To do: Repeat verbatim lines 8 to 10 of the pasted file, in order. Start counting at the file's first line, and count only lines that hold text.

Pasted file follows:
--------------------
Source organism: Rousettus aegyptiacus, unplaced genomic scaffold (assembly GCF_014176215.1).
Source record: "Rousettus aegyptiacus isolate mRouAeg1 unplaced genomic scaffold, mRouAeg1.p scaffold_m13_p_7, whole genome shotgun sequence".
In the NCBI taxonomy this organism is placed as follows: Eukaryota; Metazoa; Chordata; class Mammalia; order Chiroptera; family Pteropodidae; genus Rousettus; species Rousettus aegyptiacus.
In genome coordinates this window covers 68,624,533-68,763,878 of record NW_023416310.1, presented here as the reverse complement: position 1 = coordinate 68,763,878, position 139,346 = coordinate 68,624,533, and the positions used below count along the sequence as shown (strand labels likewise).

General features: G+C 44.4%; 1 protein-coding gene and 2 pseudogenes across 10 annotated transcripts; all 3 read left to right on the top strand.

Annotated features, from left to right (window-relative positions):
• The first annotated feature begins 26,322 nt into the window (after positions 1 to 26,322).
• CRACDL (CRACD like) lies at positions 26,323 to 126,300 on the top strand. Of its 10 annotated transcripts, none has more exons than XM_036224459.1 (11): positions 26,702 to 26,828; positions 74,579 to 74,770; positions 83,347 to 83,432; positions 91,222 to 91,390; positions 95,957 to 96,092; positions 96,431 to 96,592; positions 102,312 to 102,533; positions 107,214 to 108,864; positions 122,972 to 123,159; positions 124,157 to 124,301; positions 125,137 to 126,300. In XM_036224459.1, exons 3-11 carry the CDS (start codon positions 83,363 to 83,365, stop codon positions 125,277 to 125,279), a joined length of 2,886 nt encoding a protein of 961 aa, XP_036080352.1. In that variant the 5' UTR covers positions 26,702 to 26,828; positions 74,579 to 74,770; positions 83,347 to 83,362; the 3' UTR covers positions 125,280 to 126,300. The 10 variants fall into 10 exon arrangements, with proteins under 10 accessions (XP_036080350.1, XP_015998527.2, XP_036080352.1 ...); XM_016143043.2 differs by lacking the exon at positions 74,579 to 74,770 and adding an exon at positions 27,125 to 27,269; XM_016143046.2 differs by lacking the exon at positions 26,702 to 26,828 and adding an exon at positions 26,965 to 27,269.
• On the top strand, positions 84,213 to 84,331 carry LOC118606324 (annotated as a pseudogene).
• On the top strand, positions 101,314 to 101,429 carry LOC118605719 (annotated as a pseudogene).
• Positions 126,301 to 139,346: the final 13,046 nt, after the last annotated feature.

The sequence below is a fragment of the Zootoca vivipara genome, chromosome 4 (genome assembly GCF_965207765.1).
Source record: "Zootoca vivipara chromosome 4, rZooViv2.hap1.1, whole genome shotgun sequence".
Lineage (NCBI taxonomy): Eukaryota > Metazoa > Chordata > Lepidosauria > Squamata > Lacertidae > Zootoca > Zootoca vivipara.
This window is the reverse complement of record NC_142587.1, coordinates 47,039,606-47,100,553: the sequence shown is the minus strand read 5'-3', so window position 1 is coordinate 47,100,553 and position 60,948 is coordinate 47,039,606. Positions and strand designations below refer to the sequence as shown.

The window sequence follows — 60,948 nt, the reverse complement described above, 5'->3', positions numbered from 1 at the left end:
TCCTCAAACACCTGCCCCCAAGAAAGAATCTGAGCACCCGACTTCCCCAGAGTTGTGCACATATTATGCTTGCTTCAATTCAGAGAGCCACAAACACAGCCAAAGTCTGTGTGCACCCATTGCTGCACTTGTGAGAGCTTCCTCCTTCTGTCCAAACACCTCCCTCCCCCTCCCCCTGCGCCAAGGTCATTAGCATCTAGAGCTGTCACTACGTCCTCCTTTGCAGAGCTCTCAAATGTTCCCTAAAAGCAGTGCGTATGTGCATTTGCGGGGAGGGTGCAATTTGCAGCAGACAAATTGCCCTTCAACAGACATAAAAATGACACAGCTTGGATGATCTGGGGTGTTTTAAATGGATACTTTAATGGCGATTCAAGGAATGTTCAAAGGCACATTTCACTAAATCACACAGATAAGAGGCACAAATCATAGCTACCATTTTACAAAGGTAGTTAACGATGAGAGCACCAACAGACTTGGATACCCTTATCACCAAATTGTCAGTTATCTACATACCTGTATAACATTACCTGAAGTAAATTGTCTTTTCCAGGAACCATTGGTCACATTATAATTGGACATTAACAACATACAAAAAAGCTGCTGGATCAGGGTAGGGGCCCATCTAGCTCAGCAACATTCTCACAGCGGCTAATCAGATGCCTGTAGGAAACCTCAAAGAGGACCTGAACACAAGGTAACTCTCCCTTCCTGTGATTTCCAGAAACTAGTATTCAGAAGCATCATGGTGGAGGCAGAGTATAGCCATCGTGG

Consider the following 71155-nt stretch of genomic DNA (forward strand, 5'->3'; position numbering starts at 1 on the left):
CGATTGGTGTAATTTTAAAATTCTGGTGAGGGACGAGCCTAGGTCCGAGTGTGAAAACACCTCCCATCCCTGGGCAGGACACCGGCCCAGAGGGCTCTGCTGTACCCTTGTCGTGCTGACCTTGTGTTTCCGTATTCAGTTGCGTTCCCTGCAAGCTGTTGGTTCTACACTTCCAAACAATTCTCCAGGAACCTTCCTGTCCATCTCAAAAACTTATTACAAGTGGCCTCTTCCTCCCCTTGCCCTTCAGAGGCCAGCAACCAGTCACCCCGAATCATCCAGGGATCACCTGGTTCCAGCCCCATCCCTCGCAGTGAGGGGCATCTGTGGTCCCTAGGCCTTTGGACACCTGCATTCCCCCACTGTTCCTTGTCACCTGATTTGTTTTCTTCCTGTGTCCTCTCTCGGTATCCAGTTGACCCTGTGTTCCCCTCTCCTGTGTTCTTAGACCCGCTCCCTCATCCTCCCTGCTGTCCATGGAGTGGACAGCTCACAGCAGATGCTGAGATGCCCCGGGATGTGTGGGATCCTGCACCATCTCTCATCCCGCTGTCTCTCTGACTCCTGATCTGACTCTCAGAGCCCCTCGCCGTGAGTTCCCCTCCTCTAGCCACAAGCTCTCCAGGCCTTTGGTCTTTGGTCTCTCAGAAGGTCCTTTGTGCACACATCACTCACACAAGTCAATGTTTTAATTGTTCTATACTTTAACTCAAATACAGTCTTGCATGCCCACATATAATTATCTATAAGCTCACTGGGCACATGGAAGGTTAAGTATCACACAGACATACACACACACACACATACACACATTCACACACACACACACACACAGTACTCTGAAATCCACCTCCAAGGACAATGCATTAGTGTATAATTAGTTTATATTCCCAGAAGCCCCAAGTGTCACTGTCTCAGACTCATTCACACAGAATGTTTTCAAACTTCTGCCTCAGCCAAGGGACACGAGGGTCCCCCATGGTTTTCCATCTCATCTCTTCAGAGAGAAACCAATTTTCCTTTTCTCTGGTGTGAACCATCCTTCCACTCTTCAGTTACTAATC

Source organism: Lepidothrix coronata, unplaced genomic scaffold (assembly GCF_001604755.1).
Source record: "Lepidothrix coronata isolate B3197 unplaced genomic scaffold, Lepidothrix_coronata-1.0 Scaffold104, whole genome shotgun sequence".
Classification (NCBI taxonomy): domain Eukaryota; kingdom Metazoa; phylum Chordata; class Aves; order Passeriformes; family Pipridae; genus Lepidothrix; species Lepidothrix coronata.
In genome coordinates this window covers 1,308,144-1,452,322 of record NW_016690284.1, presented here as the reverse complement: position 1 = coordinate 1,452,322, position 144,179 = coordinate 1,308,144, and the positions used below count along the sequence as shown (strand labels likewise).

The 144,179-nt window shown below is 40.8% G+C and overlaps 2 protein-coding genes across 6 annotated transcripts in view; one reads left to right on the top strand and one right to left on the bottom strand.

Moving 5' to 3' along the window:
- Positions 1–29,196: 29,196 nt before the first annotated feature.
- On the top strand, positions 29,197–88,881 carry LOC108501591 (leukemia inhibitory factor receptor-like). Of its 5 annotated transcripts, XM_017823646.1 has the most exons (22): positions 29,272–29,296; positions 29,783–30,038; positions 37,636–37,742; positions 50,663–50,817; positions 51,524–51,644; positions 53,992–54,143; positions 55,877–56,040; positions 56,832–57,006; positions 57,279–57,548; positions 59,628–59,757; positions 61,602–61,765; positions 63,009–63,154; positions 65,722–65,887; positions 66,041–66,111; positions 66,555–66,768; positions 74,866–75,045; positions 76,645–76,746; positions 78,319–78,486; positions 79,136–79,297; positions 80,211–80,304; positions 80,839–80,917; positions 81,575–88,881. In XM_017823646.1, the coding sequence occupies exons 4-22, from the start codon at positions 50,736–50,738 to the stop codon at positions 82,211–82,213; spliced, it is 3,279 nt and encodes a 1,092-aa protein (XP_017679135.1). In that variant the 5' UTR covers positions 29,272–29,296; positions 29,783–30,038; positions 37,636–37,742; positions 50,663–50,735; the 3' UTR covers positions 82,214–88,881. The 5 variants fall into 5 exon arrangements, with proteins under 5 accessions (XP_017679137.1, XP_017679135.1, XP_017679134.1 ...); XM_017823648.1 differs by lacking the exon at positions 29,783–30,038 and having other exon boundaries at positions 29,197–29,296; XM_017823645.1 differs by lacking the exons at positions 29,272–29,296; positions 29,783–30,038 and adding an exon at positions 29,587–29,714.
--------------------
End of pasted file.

• CRACDL (CRACD like) lies at positions 26,323 to 126,300 on the top strand. Of its 10 annotated transcripts, none has more exons than XM_036224459.1 (11): positions 26,702 to 26,828; positions 74,579 to 74,770; positions 83,347 to 83,432; positions 91,222 to 91,390; positions 95,957 to 96,092; positions 96,431 to 96,592; positions 102,312 to 102,533; positions 107,214 to 108,864; positions 122,972 to 123,159; positions 124,157 to 124,301; positions 125,137 to 126,300. In XM_036224459.1, exons 3-11 carry the CDS (start codon positions 83,363 to 83,365, stop codon positions 125,277 to 125,279), a joined length of 2,886 nt encoding a protein of 961 aa, XP_036080352.1. In that variant the 5' UTR covers positions 26,702 to 26,828; positions 74,579 to 74,770; positions 83,347 to 83,362; the 3' UTR covers positions 125,280 to 126,300. The 10 variants fall into 10 exon arrangements, with proteins under 10 accessions (XP_036080350.1, XP_015998527.2, XP_036080352.1 ...); XM_016143043.2 differs by lacking the exon at positions 74,579 to 74,770 and adding an exon at positions 27,125 to 27,269; XM_016143046.2 differs by lacking the exon at positions 26,702 to 26,828 and adding an exon at positions 26,965 to 27,269.
• On the top strand, positions 84,213 to 84,331 carry LOC118606324 (annotated as a pseudogene).
• On the top strand, positions 101,314 to 101,429 carry LOC118605719 (annotated as a pseudogene).